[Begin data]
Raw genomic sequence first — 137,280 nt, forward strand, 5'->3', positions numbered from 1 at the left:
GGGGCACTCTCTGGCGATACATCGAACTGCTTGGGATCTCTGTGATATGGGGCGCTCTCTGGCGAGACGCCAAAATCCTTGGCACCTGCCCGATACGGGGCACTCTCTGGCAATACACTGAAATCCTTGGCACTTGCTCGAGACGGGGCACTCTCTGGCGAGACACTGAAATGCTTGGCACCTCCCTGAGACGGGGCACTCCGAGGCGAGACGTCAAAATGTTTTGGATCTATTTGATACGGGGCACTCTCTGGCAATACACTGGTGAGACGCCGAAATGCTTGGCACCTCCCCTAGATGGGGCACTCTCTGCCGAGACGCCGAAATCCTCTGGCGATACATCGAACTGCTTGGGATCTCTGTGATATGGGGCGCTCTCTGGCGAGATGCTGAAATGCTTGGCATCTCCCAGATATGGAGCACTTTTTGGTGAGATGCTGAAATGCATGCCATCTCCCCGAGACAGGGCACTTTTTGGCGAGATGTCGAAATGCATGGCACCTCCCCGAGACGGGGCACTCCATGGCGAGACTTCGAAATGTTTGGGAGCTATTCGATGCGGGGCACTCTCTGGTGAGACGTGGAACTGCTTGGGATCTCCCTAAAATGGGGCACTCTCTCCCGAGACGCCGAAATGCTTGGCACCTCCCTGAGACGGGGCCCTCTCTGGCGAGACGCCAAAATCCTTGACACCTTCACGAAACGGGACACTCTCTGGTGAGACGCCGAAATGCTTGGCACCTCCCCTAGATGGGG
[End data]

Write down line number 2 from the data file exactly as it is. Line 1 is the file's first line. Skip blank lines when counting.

GGGGCACTCTCTGGCGATACATCGAACTGCTTGGGATCTCTGTGATATGGGGCGCTCTCTGGCGAGACGCCAAAATCCTTGGCACCTGCCCGATACGGGGCACTCTCTGGCAATACACTGAAATCCTTGGCACTTGCTCGAGACGGGGCACTCTCTGGCGAGACACTGAAATGCTTGGCACCTCCCTGAGACGGGGCACTCCGAGGCGAGACGTCAAAATGTTTTGGATCTATTTGATACGGGGCACTCTCTGGCAATACACTGGTGAGACGCCGAAATGCTTGGCACCTCCCCTAGATGGGGCACTCTCTGCCGAGACGCCGAAATCCTCTGGCGATACATCGAACTGCTTGGGATCTCTGTGATATGGGGCGCTCTCTGGCGAGATGCTGAAATGCTTGGCATCTCCCAGATATGGAGCACTTTTTGGTGAGATGCTGAAATGCATGCCATCTCCCCGAGACAGGGCACTTTTTGGCGAGATGTCGAAATGCATGGCACCTCCCCGAGACGGGGCACTCCATGGCGAGACTTCGAAATGTTTGGGAGCTATTCGATGCGGGGCACTCTCTGGTGAGACGTGGAACTGCTTGGGATCTCCCTAAAATGGGGCACTCTCTCCCGAGACGCCGAAATGCTTGGCACCTCCCTGAGACGGGGCCCTCTCTGGCGAGACGCCAAAATCCTTGACACCTTCACGAAACGGGACACTCTCTGGTGAGACGCCGAAATGCTTGGCACCTCCCCTAGATGGGG